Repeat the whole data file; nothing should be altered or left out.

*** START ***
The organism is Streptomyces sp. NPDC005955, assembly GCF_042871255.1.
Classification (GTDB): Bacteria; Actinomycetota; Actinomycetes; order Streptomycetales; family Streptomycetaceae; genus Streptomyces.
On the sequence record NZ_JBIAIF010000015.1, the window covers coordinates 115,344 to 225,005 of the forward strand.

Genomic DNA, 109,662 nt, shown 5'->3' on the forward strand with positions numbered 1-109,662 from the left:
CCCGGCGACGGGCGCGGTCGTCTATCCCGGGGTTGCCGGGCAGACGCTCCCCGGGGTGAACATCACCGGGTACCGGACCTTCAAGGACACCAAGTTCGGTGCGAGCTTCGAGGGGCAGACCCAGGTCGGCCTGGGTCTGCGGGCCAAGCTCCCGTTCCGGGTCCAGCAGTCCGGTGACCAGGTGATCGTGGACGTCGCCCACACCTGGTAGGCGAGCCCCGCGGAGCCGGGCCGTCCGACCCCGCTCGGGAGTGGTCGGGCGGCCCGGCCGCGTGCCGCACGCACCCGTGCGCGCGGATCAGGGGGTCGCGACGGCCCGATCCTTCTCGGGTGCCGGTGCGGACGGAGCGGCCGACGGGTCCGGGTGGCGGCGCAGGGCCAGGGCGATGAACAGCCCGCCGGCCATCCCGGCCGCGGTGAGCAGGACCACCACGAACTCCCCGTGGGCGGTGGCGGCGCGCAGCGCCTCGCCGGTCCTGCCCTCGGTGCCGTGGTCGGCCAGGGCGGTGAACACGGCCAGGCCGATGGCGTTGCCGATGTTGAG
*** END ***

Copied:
The organism is Streptomyces sp. NPDC005955, assembly GCF_042871255.1.
Classification (GTDB): Bacteria; Actinomycetota; Actinomycetes; order Streptomycetales; family Streptomycetaceae; genus Streptomyces.
On the sequence record NZ_JBIAIF010000015.1, the window covers coordinates 115,344 to 225,005 of the forward strand.

Genomic DNA, 109,662 nt, shown 5'->3' on the forward strand with positions numbered 1-109,662 from the left:
CCCGGCGACGGGCGCGGTCGTCTATCCCGGGGTTGCCGGGCAGACGCTCCCCGGGGTGAACATCACCGGGTACCGGACCTTCAAGGACACCAAGTTCGGTGCGAGCTTCGAGGGGCAGACCCAGGTCGGCCTGGGTCTGCGGGCCAAGCTCCCGTTCCGGGTCCAGCAGTCCGGTGACCAGGTGATCGTGGACGTCGCCCACACCTGGTAGGCGAGCCCCGCGGAGCCGGGCCGTCCGACCCCGCTCGGGAGTGGTCGGGCGGCCCGGCCGCGTGCCGCACGCACCCGTGCGCGCGGATCAGGGGGTCGCGACGGCCCGATCCTTCTCGGGTGCCGGTGCGGACGGAGCGGCCGACGGGTCCGGGTGGCGGCGCAGGGCCAGGGCGATGAACAGCCCGCCGGCCATCCCGGCCGCGGTGAGCAGGACCACCACGAACTCCCCGTGGGCGGTGGCGGCGCGCAGCGCCTCGCCGGTCCTGCCCTCGGTGCCGTGGTCGGCCAGGGCGGTGAACACGGCCAGGCCGATGGCGTTGCCGATGTTGAG